A distal section 116 of coil 108 may be stretched in length to provide additional flexibility, with gaps, or larger gaps between adjacent coils 108. Distal tip 118 of distal core portion 104 may be secured to rounded tip 110 to prevent passage of distal tip 118 through any spaces between any stretched coils 108. At least a portion of distal tip 118 of core portion 104 may be cold worked or otherwise configured to reduce resiliency in the extreme distal portion of tip 118 (e.g., so as to more readily accept a J, L, or other bend). This may be done by flattening the desired extreme distal portion of tip 118 (e.g., to a rectangular cross-section), or by otherwise imparting cold work. In some embodiments, the extreme distal portion of tip 118 may be circular in transverse cross-section, even after such cold work or other treatment. Guide wire core tips featuring such circular cross-sections after having been cold worked are disclosed in U.S. patent application Ser. Nos. 14/042,321 and 14/499,856, herein incorporated by reference in their entirety.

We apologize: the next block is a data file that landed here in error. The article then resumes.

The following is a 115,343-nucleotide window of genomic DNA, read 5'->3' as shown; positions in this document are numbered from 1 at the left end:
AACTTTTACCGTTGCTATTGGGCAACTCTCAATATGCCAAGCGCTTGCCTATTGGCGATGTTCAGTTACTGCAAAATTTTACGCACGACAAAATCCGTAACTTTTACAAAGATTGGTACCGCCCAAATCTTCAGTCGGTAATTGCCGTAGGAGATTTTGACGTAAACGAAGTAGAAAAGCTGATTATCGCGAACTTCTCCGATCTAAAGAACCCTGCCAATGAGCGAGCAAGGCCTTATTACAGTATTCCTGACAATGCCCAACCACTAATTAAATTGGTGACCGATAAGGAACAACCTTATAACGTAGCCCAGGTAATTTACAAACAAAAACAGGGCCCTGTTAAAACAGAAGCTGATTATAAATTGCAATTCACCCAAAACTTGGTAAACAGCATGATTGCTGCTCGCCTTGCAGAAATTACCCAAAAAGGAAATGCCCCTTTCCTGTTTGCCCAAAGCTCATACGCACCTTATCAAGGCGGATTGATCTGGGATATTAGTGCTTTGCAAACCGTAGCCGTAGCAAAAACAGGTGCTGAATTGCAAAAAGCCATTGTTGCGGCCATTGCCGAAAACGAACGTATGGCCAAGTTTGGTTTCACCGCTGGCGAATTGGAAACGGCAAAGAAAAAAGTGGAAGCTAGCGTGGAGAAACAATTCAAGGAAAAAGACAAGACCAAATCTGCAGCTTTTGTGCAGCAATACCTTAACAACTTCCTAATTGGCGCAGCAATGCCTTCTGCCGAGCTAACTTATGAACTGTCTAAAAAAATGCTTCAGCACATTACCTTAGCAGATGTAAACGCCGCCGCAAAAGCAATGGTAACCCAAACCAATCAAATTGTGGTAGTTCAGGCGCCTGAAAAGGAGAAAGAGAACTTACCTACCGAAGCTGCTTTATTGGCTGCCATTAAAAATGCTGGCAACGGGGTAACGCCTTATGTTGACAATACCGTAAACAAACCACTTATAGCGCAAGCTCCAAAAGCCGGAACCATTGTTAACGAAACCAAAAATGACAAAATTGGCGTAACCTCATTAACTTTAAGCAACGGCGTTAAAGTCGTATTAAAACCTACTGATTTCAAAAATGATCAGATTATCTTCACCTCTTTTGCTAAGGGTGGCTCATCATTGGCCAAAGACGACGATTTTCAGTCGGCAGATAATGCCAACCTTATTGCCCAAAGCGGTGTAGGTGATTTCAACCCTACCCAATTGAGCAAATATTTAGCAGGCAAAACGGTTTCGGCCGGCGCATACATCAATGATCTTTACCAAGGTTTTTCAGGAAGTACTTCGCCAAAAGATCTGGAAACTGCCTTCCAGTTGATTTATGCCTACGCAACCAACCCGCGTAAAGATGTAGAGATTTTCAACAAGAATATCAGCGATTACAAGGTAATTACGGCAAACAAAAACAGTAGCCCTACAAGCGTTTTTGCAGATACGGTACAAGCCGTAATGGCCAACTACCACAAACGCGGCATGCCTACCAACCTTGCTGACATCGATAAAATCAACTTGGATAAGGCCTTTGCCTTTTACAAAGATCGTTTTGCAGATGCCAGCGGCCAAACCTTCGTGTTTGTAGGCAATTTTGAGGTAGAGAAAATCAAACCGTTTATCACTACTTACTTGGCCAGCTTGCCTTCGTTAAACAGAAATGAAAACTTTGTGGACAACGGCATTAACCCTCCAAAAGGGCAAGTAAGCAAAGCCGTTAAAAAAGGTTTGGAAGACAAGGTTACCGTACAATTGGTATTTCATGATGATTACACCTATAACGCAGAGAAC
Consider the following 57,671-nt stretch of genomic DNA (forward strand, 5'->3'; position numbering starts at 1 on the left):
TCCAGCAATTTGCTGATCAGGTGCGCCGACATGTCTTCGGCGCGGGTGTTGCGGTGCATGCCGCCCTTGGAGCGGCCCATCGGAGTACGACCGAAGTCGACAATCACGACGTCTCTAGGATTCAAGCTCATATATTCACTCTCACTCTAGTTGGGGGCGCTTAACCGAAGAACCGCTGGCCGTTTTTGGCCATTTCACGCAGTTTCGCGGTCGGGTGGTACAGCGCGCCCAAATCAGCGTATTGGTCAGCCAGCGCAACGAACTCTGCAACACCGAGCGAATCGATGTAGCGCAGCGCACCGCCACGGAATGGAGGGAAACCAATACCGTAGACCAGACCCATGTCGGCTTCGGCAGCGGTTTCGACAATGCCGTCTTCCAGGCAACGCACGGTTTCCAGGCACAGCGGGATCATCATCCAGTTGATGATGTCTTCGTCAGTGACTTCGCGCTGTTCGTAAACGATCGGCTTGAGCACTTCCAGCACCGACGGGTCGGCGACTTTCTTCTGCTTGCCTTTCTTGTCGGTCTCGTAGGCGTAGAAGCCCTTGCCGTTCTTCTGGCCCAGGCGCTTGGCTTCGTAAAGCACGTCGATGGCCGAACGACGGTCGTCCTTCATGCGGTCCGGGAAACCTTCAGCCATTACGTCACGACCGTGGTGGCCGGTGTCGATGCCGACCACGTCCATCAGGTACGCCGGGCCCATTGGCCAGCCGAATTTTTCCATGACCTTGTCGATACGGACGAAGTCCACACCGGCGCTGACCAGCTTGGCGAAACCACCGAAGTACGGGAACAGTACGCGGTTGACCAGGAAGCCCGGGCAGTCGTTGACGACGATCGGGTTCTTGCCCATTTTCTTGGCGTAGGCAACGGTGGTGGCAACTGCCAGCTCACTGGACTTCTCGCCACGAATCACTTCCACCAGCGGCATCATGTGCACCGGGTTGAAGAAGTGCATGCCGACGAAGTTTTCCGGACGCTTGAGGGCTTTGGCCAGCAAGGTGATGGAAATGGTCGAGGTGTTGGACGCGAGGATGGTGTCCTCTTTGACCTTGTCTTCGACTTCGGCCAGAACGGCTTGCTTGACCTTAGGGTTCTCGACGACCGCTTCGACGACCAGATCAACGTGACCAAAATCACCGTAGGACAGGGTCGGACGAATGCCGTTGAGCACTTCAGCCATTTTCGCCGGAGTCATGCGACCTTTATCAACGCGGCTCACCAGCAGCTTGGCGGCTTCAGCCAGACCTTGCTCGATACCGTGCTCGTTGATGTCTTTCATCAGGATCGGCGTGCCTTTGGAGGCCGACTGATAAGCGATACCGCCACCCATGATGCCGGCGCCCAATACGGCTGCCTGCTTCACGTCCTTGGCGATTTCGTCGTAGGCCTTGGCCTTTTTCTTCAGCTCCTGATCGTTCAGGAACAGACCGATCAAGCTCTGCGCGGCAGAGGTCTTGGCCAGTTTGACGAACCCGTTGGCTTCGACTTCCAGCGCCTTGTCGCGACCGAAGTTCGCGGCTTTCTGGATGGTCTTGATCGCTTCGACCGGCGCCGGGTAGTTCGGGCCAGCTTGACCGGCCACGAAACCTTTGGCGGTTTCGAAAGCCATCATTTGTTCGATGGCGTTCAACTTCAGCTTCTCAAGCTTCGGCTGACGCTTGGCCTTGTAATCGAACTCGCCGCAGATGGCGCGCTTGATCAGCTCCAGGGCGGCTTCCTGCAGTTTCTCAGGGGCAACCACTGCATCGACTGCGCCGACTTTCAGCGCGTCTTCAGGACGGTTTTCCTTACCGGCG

FIG. 2 shows a simplified embodiment of another intraluminal guide wire 200 including features of the present disclosure. Core portions 202 and 204 may be directly welded together at weld joint 203 during fabrication. Portion 202 may comprise a material (e.g., stainless steel) having a relatively higher modulus of elasticity. A distal end of portion 202 may be directly joined through a weld (e.g., a solid-state end-to-end butt weld) to distal portion 204, which comprises a different material (e.g., nitinol), having a relatively lower modulus of elasticity. Distal portion 204 may include a shapable distal tip 218 which can be permanently deformed (e.g., by finger pressure) to create a tip that can be steered through a patient's vasculature, similar to tip 118. As shown, distal tip 218 may be bent or deformed into a J, L or similar bend 219. A coil 208 may be disposed over a portion of distal core portion 204. As with embodiment 100, although weld joint 203 and sleeve 205 is shown as being proximal to various features (coil 208, a tapered distal portion a, etc., it will be appreciated that the weld joint may be more distally disposed than illustrated).